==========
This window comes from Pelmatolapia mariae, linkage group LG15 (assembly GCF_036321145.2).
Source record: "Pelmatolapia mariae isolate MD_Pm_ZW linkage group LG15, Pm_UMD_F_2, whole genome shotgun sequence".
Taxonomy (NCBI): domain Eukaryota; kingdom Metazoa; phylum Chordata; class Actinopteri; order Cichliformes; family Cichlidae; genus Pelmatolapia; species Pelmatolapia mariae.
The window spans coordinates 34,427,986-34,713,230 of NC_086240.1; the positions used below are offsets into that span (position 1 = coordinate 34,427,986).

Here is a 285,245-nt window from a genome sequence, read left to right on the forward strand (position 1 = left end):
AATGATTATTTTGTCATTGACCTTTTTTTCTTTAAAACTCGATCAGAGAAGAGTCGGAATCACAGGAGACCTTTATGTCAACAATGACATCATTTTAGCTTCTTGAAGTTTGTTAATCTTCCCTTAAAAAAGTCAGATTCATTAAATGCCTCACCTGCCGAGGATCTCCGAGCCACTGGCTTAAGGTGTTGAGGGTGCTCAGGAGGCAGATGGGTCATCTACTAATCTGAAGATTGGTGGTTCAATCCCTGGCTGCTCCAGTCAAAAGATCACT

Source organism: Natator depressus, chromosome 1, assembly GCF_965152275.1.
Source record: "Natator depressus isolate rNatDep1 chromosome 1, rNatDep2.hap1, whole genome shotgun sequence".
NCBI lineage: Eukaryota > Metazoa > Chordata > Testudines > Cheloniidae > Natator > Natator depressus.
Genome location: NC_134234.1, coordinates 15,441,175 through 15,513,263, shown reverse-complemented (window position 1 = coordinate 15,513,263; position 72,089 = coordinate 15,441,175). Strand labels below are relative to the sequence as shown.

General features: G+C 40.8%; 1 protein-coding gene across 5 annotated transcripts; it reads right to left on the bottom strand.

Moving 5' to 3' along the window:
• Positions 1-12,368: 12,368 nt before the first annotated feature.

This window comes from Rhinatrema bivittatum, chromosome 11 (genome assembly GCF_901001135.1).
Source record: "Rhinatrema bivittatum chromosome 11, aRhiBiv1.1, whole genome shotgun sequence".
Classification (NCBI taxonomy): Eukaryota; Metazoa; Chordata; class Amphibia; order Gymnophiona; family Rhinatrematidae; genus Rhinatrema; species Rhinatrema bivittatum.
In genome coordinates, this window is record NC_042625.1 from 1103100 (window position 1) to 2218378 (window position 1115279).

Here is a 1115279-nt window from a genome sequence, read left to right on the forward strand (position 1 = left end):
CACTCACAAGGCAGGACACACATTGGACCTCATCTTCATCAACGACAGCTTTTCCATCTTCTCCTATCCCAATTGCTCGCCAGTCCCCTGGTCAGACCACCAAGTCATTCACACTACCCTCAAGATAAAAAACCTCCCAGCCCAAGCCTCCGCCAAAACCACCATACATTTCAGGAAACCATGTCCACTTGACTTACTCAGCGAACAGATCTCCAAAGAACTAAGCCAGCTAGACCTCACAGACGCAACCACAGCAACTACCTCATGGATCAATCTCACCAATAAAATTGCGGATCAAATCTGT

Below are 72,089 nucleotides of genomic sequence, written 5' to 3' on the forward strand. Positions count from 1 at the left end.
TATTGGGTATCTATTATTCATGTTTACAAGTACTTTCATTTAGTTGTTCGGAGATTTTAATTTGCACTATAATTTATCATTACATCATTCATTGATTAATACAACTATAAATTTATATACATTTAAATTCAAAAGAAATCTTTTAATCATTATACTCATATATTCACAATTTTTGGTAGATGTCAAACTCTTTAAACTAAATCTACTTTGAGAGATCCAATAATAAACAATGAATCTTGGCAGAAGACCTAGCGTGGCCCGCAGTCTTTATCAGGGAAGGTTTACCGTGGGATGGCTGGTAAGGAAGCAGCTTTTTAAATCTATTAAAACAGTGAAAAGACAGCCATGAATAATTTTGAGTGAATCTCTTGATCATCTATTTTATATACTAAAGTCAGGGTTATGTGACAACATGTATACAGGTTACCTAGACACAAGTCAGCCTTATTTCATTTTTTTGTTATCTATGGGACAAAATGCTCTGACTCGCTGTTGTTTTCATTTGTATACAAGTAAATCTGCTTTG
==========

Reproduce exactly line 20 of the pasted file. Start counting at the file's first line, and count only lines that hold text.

Below are 72,089 nucleotides of genomic sequence, written 5' to 3' on the forward strand. Positions count from 1 at the left end.